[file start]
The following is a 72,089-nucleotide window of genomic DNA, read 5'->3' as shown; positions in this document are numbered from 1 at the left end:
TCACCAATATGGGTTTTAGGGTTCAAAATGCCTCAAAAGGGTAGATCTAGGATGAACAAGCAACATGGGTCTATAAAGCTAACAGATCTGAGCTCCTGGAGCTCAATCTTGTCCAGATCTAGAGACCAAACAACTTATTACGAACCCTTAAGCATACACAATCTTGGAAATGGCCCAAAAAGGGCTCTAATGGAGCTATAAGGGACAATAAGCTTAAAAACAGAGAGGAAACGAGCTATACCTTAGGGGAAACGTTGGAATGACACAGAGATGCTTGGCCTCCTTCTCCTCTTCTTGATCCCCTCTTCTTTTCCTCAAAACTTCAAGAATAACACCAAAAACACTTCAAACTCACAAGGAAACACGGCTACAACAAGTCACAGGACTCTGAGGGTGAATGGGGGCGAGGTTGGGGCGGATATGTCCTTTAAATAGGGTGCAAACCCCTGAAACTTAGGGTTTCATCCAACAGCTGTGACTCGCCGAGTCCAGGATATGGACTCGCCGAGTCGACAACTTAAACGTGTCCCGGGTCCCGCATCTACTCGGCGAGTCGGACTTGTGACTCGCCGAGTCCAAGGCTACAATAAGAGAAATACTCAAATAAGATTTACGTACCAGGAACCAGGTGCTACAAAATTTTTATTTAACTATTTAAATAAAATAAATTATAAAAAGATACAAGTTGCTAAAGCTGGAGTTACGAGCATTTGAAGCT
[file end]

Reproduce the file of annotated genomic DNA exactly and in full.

The following is a 72,089-nucleotide window of genomic DNA, read 5'->3' as shown; positions in this document are numbered from 1 at the left end:
TCACCAATATGGGTTTTAGGGTTCAAAATGCCTCAAAAGGGTAGATCTAGGATGAACAAGCAACATGGGTCTATAAAGCTAACAGATCTGAGCTCCTGGAGCTCAATCTTGTCCAGATCTAGAGACCAAACAACTTATTACGAACCCTTAAGCATACACAATCTTGGAAATGGCCCAAAAAGGGCTCTAATGGAGCTATAAGGGACAATAAGCTTAAAAACAGAGAGGAAACGAGCTATACCTTAGGGGAAACGTTGGAATGACACAGAGATGCTTGGCCTCCTTCTCCTCTTCTTGATCCCCTCTTCTTTTCCTCAAAACTTCAAGAATAACACCAAAAACACTTCAAACTCACAAGGAAACACGGCTACAACAAGTCACAGGACTCTGAGGGTGAATGGGGGCGAGGTTGGGGCGGATATGTCCTTTAAATAGGGTGCAAACCCCTGAAACTTAGGGTTTCATCCAACAGCTGTGACTCGCCGAGTCCAGGATATGGACTCGCCGAGTCGACAACTTAAACGTGTCCCGGGTCCCGCATCTACTCGGCGAGTCGGACTTGTGACTCGCCGAGTCCAAGGCTACAATAAGAGAAATACTCAAATAAGATTTACGTACCAGGAACCAGGTGCTACAAAATTTTTATTTAACTATTTAAATAAAATAAATTATAAAAAGATACAAGTTGCTAAAGCTGGAGTTACGAGCATTTGAAGCT